Results from our review of available curricular documents may shed some light on how 'formalized' IPV content is within these programs. The fact that we received few curricular documents may suggest that IPV content is viewed as a component of more widely ranging courses. This may indicate that it is offered in a less formal and structured way, as also reflected in the common statement from respondents that IPV content is present but not in the form of written, formalized syllabi. However the fact that we received so few documents makes it difficult to provide firm conclusions regarding this issue. These results are consistent with surveys of nursing  and medical  programs. According to the survey by Alpert and colleagues , 86% of medical school deans reported inclusion of IPV-related content in their curricula, but only 55% of their medical students reported awareness of this topic as part of their courses. The extent to which lack of a more formal curricular status for IPV content may be related to fewer resources and, perhaps, less student focus, warrants further consideration.
Limitations & Future Research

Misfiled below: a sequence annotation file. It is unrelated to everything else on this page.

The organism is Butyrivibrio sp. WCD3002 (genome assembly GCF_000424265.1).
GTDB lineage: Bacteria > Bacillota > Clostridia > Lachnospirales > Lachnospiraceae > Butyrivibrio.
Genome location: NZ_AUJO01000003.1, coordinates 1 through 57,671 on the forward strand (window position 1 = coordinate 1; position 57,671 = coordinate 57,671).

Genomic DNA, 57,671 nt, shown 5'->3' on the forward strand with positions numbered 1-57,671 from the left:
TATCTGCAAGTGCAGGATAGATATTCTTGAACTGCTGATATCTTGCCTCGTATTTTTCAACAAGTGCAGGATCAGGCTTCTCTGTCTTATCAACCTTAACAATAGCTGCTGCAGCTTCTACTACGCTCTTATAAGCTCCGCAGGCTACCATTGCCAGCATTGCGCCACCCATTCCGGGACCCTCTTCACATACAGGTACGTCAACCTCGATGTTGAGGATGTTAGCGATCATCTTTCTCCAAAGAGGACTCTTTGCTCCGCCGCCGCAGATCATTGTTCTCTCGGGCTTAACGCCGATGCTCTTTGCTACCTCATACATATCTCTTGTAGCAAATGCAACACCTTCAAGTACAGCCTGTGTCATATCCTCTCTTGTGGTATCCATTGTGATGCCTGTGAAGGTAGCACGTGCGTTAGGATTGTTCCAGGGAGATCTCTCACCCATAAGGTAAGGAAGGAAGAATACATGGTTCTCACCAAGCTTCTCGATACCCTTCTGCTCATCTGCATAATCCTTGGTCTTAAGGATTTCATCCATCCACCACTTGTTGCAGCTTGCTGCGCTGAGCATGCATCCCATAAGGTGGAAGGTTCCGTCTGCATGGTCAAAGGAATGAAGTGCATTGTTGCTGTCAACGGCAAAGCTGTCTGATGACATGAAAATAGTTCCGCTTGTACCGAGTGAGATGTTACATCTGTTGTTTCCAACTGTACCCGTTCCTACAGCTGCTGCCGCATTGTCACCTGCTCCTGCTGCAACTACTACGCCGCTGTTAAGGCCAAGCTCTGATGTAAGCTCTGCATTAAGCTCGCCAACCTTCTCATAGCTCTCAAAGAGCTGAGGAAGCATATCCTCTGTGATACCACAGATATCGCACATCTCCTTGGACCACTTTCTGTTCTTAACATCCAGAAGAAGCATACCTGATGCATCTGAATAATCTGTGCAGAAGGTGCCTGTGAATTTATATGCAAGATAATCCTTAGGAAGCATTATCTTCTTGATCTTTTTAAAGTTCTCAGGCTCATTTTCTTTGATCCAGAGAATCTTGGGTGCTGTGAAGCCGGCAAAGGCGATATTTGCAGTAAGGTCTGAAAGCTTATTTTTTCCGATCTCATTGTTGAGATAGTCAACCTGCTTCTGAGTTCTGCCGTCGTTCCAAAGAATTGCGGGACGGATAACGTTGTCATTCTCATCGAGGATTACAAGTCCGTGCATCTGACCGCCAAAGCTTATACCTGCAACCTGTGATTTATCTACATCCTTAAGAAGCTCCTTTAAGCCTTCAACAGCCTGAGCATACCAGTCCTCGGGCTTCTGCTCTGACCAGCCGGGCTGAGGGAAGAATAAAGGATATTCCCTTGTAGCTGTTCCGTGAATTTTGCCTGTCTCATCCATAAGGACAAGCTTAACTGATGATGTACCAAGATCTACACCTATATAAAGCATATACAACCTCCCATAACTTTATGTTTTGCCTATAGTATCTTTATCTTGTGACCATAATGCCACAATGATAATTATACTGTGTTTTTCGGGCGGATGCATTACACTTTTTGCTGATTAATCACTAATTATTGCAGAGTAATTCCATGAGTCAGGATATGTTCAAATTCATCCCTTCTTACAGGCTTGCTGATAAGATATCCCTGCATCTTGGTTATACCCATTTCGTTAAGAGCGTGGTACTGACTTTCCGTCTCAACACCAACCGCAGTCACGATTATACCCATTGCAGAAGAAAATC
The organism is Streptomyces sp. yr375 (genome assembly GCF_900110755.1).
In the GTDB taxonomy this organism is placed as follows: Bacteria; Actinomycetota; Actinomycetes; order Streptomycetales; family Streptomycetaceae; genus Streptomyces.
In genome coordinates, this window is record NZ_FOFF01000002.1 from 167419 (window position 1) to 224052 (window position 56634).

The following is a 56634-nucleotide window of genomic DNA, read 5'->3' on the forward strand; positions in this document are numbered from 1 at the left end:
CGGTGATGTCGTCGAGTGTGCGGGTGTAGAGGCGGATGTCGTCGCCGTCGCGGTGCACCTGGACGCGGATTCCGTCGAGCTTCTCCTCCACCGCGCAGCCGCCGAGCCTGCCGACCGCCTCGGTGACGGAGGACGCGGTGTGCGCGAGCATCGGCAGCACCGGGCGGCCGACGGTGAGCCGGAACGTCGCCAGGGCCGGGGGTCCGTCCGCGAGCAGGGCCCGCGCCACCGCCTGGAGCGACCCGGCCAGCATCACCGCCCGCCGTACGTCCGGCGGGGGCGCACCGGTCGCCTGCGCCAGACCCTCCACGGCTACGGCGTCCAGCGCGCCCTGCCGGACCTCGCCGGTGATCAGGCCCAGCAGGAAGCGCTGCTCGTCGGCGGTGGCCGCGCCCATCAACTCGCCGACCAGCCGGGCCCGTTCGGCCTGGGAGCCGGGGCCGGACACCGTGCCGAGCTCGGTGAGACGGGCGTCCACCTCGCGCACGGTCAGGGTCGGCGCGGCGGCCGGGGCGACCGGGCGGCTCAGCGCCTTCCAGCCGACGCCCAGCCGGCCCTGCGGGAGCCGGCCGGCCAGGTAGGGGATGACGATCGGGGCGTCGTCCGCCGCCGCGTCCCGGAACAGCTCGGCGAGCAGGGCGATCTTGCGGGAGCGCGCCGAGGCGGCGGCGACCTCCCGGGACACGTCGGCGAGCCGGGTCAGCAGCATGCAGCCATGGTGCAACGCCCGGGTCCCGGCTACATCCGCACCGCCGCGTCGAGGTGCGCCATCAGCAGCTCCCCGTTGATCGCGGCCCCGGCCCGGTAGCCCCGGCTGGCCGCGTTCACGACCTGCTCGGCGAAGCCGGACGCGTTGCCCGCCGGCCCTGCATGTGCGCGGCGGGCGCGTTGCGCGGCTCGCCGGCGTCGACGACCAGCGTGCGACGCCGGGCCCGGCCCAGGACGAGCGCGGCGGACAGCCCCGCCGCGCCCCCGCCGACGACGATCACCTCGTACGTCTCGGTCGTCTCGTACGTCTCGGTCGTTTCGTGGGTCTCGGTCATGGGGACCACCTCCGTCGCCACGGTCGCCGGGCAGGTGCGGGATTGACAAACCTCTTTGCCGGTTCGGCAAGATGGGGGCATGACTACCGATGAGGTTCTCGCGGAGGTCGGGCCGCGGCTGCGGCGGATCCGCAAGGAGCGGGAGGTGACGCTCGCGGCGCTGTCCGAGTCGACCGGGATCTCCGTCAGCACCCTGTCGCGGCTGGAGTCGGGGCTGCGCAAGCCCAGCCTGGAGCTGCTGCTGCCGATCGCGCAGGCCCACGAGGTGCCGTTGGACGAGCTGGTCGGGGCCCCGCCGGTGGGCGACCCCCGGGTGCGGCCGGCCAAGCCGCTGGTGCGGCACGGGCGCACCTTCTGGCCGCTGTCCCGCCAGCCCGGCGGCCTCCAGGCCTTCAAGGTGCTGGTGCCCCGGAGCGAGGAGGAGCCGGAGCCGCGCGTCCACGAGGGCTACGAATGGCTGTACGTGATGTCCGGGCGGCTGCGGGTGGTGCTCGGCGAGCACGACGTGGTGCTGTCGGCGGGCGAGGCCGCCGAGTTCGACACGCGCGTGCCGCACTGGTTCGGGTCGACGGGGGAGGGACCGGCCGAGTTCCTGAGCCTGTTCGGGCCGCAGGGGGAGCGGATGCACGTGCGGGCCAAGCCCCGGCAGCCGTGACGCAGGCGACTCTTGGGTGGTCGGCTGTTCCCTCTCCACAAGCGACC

This survey was conducted in one jurisdiction within a publicly-funded health care system, and with the majority of responding programs being from publicly-funded or -assisted post-secondary institutions. However our excellent response rate, and the fact that the sampling frame was in fact the entire population of relevant programs, leads us to believe that the results provide a reasonable description of the state of IPV education for students training to be health care providers in Ontario, and that this result is, at least to some extent, generalizable to other Canadian provinces, and perhaps more broadly.
We intentionally included programs that educate students training to be the types of HCPs who are expected – at least in the discourse of the field – to identify and respond to abuse among their female patients or clients. In making these decisions we may have cast the net too widely – in some cases, respondents who indicated "no" to provision of any IPV content also expressed confusion as to why we would be contacting them in the first place. It may be that some such programs felt incorrectly identified – so much so that they did not feel it even appropriate to respond. However, given our selection criteria, this is an interesting observation in its own right: there may be assumptions made among those advocating for how abused women should be cared for in the health sector that are at odds with the actual practices in this sector. This observation requires further exploration to ensure a better match between what advocates and women expect, and what HCPs and the health system are able to provide.